Dr. Shinichi Suzuki, the founder of the Suzuki Method, died in Matsumoto on January 26 at the age of ninety-nine. A funeral mass was held on January 28. The City ot Matsumoto will conduct a public memorial celebration for Dr. Suzuki on Tuesday, March 17 at the Kenmin Bunka Hall.
DR. SHINICHI SUZUKI, 1898 - 1998
On February 8, the day after the opening ceremony of the Olympics, the "Olympic Memorial Concert of the Suzuki Method" was held in Nagano City. Among the pieces on that program were four works performed on ten pianos: Gigue - Bach, Turkish March - Mozart, Ritual Fire Dance - de Falla, and Hungarian Rhapsody #2 - Liszt.
Dr. Kataoka writes: "Dr. Suzuki is the person who did the most excellent thing among educators in the twentieth century." May he rest in peace, knowing that his life has touched hundreds of thousands of the world's children and will continue to touch them, as long as so many dedicated teachers are committed to keeping his method alive.
(Photo courtesy of Art Montzka).
For nearly four years, I studied piano at the Talent Education Institute
in Matsumoto, from 1988 to 1991. In
those days, Dr. Suzuki, although his hearing was fading and his memory was not always clear, at age 89-92, was a daily presence at the kaikan. As far as I could tell, he never missed a day the entire time I was there.
Every morning he would arrive, always dressed up, for his group lesson with the violin teachers at 9:00 a.m. We pianists were furiously practicing at that time, before the piano studios got busy with teachers and children. Every day, at the conclusion of the violin class, Dr. Suzuki would go into his office and reappear with an armload of cookies and other treats for all of us kenkyusei. There were cookies and tea or coffee like this every morning at around 10:30. We pianists would take a few minutes to join in for our snacks. Dr. Suzuki would often go around the room and personally offer cookies to each one of us. He took great joy in being the cookie man. There were even occasions when, especially before our graduation recitals, we felt we could not take the time to come out of the practice room to have cookies. On those days it was not uncommon for Dr. Suzuki to bring a box of goodies to us as we practiced. He would march right into the room and say, "Please, eat!"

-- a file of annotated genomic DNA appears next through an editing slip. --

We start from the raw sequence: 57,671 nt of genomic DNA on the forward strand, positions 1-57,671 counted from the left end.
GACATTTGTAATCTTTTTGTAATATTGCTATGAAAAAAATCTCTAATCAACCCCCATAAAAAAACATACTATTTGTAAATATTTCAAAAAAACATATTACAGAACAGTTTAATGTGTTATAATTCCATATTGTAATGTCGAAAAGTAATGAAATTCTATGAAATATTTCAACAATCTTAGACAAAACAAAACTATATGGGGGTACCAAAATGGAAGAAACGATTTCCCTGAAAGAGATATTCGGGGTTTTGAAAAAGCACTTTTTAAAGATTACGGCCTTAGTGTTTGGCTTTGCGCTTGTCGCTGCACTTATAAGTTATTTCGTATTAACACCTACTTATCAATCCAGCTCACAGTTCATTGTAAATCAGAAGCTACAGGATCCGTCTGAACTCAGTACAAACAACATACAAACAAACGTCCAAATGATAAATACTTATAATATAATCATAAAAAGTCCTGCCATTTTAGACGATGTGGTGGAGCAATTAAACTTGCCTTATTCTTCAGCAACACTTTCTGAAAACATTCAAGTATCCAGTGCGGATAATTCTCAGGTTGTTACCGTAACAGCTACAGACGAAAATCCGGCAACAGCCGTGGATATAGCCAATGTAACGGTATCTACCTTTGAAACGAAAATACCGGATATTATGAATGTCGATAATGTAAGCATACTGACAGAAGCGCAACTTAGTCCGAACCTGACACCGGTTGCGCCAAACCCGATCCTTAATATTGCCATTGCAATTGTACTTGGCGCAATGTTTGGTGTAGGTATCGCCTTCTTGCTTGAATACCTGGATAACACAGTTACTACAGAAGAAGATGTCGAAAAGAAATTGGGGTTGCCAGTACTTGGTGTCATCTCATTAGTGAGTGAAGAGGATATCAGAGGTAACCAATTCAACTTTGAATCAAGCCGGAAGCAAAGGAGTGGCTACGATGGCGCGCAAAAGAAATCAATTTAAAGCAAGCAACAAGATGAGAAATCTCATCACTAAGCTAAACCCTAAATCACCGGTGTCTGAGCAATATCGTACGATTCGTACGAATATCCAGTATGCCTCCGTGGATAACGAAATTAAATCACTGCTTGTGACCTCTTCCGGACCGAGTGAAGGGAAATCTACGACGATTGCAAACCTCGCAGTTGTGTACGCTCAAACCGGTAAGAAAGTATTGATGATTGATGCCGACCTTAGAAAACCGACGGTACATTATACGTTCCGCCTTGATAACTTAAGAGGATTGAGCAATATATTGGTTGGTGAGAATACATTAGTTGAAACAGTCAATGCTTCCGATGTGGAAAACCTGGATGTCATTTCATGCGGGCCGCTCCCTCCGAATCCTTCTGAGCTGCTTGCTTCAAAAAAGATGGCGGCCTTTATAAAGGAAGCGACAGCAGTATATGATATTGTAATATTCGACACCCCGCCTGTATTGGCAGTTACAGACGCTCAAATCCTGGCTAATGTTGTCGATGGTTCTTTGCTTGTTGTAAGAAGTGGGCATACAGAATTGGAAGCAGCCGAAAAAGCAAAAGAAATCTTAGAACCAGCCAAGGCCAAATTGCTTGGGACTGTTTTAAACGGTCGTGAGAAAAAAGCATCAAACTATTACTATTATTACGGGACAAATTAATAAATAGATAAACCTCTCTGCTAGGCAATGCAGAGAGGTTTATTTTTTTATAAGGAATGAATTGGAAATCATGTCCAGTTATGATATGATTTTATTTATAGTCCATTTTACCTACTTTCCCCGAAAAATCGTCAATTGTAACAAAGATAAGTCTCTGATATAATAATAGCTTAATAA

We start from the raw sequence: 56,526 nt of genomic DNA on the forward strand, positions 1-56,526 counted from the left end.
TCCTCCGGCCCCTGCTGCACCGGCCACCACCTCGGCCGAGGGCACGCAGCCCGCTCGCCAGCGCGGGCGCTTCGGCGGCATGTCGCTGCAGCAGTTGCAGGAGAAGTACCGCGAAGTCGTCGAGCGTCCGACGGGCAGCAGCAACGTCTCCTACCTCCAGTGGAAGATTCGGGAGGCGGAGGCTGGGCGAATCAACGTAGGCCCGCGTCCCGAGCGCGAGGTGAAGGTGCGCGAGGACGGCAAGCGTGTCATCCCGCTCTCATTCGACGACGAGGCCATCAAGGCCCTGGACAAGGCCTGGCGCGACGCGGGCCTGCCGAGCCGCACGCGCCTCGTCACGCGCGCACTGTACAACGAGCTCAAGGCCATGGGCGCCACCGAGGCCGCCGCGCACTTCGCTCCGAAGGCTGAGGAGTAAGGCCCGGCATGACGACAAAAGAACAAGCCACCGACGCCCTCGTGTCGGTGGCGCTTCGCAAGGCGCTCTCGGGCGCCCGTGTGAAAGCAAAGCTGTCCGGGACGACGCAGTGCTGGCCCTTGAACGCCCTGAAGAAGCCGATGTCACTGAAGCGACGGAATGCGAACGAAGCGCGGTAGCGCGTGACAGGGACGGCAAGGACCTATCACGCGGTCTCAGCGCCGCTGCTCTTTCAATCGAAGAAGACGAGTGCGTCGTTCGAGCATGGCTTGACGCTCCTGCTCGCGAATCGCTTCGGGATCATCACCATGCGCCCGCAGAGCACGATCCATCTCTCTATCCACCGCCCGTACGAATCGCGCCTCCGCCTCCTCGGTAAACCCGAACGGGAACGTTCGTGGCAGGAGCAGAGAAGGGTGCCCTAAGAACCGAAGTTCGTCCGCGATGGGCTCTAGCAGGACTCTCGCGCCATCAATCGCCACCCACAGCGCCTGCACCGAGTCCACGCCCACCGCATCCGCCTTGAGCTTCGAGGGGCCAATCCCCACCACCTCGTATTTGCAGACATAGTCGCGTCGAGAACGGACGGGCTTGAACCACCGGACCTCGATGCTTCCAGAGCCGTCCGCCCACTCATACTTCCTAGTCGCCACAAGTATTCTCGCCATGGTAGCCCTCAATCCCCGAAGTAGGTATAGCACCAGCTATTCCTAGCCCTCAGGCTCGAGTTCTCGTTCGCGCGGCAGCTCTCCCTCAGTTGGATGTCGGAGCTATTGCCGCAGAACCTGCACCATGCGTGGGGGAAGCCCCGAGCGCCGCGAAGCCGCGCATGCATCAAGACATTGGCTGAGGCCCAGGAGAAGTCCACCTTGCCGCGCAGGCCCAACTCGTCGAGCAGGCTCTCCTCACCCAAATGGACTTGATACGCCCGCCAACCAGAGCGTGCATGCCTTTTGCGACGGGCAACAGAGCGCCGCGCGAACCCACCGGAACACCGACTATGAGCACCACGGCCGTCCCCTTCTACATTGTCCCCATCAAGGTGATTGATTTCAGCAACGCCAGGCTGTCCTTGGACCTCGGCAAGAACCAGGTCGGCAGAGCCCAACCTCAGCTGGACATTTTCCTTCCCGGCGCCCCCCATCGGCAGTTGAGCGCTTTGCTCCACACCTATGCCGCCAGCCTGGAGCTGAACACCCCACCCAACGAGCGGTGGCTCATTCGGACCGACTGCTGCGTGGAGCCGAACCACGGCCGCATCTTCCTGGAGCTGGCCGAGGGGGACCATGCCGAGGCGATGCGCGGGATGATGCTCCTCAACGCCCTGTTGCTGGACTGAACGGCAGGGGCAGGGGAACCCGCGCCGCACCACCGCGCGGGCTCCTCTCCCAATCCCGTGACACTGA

For those of us staying long-term in Japan, these treats were very special, as most of us could not have afforded the luxury of sweets and coffee every day. Not only did we have the ordinary packaged cookies, crackers and chips purchased at the grocery store, but often we were the recipients of the elegant gifts Dr. Suzuki frequently received in the form of very expensive Japanese confections or special boxes of chocolate from Europe: things we never would have enjoyed otherwise.
I was recently reading Dr. Kataoka's reflections on the hardships Japanese people experienced after the war. There was never enough food. People had no clothing, no homes, no heat. Dr. Suzuki lived through that experience, and I often think that this was why he took such joy in feeding his students special treats. Our appreciation of them was limited by our own comfortable backgrounds and the minor inconvenience of being unable to afford them on a daily basis. His joy in giving them seemed boundless.
My sister and her 1-year-old son, Orion, came to Matsumoto for my graduation
recital. They had met Dr. Suzuki. So when he died, I told her by e-mail.
I got a reply back saying, 'I remember he gave Orion a
Our friend, our teacher, our example is free today. His love, his teachings, his example will live on in our hearts. To honor his life, let us resolve to multiply our efforts to follow his teachings:
The piano is an instrument which produces sound no matter who touches it. It does not even have to be a human being, for even if you drop an object on the piano keys, or if a cat walks on them, sound is produced. Those who play other instruments such as strings or winds, and also singers, are therefore heard to say that it is easy to play the piano because tone is easy to produce, while they must go through various procedures and expend deliberate effort to produce sound. They must also be responsible for the intonation of each sound they make. So they therefore conclude that piano must be easy compared with their instruments.